While the cause of subdural hematoma in association with retinal hemorrhage will most commonly be abusive head injury, a differential diagnosis for these findings must be considered. It is important for clinicians to be mindful of the diagnosis of AHT, but first rule out other rare causes that can mimic abuse.

    • Coagulopathies have been associated with retinal and intracranial hemorrhage in infants, including hemophilia, vitamin-K deficiency, and disseminated intravascular coagulopathy. Retinal hemorrhages in these disorders are typically confined to the posterior pole, and the nature of the bleeding problem can be detected by laboratory tests. It is recommended to perform a prothrombin time, activated partial-thromboplastin time, and a platelet count as minimum screening tests.

    • Glutaric aciduria type I, a rare metabolic disease, is associated with developmental delay and subdural hemorrhages. Performing an assay for organic acids in the urine can test for this disease.

    • Other causes of intracerebral hemorrhage include cerebral malaria, intracranial aneurysms, galactosemia, and meningitis.

    • Osteogenesis imperfecta is an uncommon connective tissue disorder that frequently results in fractures. Subdural hemorrhage has rarely been described as a complication of this disease.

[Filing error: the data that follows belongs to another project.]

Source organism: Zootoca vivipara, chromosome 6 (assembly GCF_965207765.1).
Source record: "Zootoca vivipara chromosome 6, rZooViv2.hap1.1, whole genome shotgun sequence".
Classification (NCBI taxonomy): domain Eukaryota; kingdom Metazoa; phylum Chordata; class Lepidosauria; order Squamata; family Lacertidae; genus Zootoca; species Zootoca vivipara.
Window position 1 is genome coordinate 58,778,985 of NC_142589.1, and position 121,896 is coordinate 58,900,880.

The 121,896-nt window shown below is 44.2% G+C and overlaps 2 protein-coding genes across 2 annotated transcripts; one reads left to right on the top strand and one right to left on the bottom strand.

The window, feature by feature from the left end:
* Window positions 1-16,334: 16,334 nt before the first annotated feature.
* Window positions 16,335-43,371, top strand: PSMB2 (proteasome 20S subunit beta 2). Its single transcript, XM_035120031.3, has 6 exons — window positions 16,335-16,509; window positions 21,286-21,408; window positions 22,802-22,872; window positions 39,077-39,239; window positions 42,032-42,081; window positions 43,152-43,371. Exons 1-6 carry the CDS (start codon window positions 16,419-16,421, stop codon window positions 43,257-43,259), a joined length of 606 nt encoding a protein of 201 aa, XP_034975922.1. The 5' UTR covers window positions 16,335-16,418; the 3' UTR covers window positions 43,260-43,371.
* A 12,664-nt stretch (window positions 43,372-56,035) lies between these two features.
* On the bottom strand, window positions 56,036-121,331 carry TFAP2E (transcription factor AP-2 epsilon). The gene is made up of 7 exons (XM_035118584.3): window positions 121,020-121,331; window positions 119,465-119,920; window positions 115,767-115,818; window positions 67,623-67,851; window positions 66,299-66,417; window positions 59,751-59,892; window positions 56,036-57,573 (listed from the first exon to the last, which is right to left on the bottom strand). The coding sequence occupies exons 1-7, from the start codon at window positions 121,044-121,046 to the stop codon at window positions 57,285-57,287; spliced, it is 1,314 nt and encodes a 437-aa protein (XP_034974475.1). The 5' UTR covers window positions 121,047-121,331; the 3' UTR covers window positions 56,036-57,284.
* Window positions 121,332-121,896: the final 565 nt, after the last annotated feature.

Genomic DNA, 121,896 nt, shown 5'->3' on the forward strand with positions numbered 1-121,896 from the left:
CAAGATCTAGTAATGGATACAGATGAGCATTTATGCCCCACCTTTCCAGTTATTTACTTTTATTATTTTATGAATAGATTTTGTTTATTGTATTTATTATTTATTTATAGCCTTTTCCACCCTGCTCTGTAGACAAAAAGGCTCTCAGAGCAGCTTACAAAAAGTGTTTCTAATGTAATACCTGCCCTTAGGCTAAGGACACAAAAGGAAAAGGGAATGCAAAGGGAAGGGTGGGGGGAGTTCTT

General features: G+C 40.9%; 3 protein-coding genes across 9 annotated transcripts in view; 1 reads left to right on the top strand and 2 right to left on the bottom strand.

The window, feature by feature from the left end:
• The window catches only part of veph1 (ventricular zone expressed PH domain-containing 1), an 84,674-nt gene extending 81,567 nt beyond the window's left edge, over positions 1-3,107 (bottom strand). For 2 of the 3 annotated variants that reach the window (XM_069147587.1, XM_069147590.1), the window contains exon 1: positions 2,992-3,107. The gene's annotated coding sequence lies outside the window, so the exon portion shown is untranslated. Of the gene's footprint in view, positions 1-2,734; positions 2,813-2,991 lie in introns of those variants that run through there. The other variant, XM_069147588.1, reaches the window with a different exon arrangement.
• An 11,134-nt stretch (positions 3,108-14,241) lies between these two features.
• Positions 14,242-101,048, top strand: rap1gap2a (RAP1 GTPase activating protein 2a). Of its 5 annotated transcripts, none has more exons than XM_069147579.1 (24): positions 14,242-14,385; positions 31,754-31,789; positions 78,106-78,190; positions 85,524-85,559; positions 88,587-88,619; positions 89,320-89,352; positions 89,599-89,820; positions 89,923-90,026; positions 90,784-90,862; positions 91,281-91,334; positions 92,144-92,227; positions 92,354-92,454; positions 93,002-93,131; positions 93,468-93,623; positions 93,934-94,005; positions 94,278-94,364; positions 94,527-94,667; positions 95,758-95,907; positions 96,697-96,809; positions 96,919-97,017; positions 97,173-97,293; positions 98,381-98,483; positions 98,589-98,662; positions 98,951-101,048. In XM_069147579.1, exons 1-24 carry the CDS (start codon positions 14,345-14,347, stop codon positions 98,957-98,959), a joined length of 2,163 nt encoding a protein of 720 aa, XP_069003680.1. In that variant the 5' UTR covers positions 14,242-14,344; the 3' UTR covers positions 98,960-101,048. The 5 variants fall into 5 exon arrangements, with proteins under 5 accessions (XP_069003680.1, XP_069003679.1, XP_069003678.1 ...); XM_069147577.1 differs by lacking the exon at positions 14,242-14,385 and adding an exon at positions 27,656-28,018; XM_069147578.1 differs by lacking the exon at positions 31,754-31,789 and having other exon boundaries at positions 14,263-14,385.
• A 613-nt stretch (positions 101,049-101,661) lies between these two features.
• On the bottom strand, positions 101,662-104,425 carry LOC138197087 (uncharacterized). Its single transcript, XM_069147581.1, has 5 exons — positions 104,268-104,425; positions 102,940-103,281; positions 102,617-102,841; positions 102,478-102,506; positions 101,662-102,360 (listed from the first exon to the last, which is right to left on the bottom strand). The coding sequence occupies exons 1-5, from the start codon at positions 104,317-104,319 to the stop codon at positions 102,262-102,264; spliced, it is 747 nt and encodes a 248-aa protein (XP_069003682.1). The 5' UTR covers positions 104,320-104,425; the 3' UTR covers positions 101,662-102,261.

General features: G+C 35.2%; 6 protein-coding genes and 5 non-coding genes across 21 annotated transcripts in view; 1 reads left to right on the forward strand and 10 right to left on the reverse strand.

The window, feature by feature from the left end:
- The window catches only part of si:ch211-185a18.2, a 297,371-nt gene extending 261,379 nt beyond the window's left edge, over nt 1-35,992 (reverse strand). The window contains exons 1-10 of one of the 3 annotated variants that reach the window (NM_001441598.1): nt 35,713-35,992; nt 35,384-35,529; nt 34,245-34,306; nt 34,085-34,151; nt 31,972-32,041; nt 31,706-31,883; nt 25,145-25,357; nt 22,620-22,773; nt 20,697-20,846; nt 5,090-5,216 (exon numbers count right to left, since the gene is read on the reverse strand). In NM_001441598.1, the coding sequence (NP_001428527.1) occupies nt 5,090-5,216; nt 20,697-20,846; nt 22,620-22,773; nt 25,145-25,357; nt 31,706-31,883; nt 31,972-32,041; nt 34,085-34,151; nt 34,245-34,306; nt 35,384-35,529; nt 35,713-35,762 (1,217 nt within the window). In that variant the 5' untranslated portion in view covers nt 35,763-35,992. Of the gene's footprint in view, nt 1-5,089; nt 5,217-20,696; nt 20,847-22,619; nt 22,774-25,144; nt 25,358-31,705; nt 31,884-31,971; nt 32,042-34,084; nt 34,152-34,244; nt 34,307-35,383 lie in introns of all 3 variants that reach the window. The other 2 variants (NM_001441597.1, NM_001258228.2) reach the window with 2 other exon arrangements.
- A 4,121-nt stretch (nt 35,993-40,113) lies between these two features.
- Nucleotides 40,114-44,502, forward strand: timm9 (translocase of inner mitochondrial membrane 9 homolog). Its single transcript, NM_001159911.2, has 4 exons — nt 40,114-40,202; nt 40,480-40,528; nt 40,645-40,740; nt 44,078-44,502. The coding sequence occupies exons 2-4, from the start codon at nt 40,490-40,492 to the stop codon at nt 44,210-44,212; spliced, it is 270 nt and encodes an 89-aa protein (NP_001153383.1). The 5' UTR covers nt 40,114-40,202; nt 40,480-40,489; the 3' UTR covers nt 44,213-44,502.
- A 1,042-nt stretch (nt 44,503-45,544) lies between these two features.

• Because these disorders can closely mimic abusive head trauma, it is important to maintain a nonaccusatory and open-minded posture during the initial evaluation, as parents are understandably sensitive to the possibility that they are being accused of harming their children. Some helpful statements include "I'm concerned that someone may have harmed your child" and "several diseases can explain this pattern of injury, including trauma. We need to check for other signs of these illnesses to make sure your child is safe."

    Notwithstanding the latest negative publicity about CT scans, clinicians should have a low threshold for performing CT scans of the head on infants coming in with nonspecific findings that could be explained by head injury, when appropriate.

    While reporting a reasonable suspicion for abuse is mandatory, it is not the job of the healthcare provider to determine the social or legal management of any case.

    A child protection team, if available, should be consulted with any concerns of abusive injury. AHT is likely underdiagnosed and underreported, which contributes to the dismal outcomes for children eventually diagnosed with abuse. In multiple series, the mortality is approximately 20%.
    The neurologic outcome is also poor, with many survivors having persistent neurologic and behavioral deficits.

    Please remember, as with all our articles we provide information, not medical advice.
    For any treatment of your own medical condition you must visit your local doctor, with or without our article[s]. These articles are not to be taken as individual medical advice.

    *Tune in later for THE TREATMENT OF PINK EYE.

    Deepen your understanding of "medical malpractice"...